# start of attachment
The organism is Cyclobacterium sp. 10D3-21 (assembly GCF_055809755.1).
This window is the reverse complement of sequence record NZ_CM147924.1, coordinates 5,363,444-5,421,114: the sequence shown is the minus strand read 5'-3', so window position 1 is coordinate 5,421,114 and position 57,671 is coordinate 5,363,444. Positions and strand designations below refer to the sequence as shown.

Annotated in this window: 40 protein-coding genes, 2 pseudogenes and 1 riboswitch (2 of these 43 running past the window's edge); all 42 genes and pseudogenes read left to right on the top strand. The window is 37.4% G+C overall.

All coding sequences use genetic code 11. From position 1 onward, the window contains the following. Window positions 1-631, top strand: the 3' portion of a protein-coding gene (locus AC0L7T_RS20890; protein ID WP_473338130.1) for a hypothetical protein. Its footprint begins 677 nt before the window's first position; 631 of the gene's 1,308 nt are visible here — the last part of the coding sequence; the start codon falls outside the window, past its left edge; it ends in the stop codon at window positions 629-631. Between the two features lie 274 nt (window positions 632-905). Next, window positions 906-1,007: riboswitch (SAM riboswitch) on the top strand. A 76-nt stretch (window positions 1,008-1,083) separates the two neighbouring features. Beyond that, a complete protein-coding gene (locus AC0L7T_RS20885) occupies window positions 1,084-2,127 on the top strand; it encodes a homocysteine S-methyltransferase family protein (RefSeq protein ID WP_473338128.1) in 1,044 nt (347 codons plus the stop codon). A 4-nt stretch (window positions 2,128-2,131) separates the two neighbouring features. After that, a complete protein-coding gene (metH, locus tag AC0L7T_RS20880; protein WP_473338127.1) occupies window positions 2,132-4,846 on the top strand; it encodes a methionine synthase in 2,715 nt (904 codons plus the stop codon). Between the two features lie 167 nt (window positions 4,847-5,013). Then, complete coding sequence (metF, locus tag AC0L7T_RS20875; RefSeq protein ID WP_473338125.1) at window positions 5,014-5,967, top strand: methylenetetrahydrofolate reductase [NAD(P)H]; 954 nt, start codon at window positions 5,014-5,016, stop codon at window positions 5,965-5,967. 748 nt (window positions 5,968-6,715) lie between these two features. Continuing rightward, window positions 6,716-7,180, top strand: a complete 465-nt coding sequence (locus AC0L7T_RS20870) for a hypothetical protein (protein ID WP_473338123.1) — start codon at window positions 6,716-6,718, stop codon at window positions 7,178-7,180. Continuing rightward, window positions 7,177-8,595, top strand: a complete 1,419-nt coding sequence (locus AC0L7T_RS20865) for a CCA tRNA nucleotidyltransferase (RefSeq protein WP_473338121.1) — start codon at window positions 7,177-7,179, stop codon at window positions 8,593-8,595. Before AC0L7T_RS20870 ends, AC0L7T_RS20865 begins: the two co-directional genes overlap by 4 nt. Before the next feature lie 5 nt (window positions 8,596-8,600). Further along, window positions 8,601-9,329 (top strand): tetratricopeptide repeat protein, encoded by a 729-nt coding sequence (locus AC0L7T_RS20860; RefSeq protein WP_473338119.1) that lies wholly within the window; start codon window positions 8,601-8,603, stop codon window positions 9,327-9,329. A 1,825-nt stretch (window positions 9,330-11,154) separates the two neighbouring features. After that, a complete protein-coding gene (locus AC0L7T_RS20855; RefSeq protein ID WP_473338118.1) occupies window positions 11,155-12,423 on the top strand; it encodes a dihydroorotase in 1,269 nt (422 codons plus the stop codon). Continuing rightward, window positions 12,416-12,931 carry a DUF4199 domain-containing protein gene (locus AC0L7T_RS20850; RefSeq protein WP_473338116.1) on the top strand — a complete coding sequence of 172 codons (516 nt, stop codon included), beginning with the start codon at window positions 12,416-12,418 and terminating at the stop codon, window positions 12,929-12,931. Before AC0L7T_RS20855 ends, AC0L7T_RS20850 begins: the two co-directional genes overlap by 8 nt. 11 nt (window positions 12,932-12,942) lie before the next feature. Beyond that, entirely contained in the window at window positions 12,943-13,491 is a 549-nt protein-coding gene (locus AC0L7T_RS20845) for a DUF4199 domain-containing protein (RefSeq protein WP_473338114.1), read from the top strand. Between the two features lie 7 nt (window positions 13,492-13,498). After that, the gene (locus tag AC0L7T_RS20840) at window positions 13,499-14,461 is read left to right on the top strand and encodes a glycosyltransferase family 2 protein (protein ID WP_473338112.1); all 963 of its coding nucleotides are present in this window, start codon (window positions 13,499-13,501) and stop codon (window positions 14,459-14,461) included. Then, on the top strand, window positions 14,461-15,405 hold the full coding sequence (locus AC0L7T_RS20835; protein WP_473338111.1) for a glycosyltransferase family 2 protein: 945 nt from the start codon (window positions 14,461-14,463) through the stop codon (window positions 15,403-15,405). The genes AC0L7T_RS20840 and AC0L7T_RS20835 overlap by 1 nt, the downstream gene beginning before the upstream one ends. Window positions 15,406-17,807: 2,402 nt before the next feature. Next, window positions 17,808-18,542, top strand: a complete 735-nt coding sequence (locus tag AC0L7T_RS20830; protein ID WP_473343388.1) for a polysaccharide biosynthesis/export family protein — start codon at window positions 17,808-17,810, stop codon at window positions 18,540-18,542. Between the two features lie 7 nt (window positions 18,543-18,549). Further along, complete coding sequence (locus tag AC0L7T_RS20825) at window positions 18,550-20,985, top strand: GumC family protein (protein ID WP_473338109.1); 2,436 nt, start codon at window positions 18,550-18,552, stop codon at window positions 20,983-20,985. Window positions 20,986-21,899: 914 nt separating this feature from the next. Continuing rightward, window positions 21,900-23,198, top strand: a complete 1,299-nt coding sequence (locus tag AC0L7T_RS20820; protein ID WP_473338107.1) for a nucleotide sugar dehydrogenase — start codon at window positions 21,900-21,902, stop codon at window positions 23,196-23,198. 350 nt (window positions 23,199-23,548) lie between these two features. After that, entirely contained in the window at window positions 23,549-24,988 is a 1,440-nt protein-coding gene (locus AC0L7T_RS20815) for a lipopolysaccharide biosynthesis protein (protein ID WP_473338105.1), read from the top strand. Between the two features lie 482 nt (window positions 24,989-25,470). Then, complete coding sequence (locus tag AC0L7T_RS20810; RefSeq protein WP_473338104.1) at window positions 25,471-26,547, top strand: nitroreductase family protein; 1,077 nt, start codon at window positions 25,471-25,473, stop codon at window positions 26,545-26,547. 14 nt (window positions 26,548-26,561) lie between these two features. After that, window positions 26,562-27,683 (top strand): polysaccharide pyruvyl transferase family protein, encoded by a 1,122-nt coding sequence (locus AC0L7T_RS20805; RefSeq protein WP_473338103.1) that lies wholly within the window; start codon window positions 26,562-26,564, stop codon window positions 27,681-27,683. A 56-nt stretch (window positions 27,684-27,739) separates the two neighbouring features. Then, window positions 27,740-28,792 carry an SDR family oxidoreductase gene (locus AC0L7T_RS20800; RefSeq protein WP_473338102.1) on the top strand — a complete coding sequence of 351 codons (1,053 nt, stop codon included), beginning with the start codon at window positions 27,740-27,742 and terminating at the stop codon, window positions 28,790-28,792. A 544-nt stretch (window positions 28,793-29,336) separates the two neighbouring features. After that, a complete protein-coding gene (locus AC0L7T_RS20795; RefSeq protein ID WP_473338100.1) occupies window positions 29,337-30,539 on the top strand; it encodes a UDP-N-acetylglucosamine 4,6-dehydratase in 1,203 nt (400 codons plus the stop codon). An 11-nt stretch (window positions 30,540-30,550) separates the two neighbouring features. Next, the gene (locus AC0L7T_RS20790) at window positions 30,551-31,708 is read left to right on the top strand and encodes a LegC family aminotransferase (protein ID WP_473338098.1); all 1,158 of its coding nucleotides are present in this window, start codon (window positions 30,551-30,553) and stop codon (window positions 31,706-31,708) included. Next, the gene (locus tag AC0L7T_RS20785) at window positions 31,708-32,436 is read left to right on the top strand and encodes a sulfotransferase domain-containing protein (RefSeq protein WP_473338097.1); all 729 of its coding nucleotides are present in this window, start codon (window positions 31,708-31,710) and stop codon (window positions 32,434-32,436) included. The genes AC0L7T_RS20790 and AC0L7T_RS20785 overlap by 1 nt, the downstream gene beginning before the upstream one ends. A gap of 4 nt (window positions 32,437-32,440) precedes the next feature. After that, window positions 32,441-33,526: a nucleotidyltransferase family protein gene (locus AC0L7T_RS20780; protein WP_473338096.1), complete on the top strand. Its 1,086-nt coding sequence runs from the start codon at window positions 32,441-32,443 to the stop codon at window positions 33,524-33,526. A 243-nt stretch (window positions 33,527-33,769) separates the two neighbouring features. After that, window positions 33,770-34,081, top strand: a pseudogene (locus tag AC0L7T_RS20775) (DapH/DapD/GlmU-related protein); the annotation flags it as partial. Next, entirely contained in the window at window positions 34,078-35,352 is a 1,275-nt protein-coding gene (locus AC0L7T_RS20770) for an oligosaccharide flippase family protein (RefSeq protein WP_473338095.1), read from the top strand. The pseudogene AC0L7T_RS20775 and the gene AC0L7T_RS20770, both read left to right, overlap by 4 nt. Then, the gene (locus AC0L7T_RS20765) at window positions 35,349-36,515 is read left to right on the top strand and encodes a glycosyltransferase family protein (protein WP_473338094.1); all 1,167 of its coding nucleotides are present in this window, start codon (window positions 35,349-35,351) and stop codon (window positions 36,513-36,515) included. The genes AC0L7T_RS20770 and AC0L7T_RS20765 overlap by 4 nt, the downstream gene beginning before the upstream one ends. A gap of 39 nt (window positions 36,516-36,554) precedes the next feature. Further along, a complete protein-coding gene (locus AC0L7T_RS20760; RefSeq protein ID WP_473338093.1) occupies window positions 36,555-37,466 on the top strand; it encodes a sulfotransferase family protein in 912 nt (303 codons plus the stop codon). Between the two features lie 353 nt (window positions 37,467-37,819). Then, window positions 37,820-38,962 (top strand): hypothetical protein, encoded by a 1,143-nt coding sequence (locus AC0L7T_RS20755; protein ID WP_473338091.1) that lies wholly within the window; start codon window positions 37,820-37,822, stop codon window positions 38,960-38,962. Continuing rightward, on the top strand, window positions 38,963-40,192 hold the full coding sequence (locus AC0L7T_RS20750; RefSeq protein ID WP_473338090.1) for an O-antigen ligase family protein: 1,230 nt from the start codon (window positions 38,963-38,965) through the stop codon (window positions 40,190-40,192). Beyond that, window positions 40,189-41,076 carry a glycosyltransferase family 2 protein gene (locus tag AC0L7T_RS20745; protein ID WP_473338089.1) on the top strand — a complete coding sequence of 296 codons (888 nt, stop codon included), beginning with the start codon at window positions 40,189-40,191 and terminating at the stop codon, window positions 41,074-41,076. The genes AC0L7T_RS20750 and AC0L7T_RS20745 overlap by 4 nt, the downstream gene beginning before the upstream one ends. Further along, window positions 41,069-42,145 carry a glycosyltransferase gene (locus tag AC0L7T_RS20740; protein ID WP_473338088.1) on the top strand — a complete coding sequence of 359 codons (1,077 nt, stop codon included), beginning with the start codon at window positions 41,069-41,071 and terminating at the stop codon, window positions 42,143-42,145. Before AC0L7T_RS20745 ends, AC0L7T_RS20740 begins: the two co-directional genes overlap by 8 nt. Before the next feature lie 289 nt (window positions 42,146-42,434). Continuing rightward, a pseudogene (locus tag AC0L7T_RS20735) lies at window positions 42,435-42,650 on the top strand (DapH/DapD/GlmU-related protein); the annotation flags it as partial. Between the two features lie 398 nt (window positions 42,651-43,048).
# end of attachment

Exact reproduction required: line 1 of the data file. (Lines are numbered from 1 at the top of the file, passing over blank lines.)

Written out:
The organism is Cyclobacterium sp. 10D3-21 (assembly GCF_055809755.1).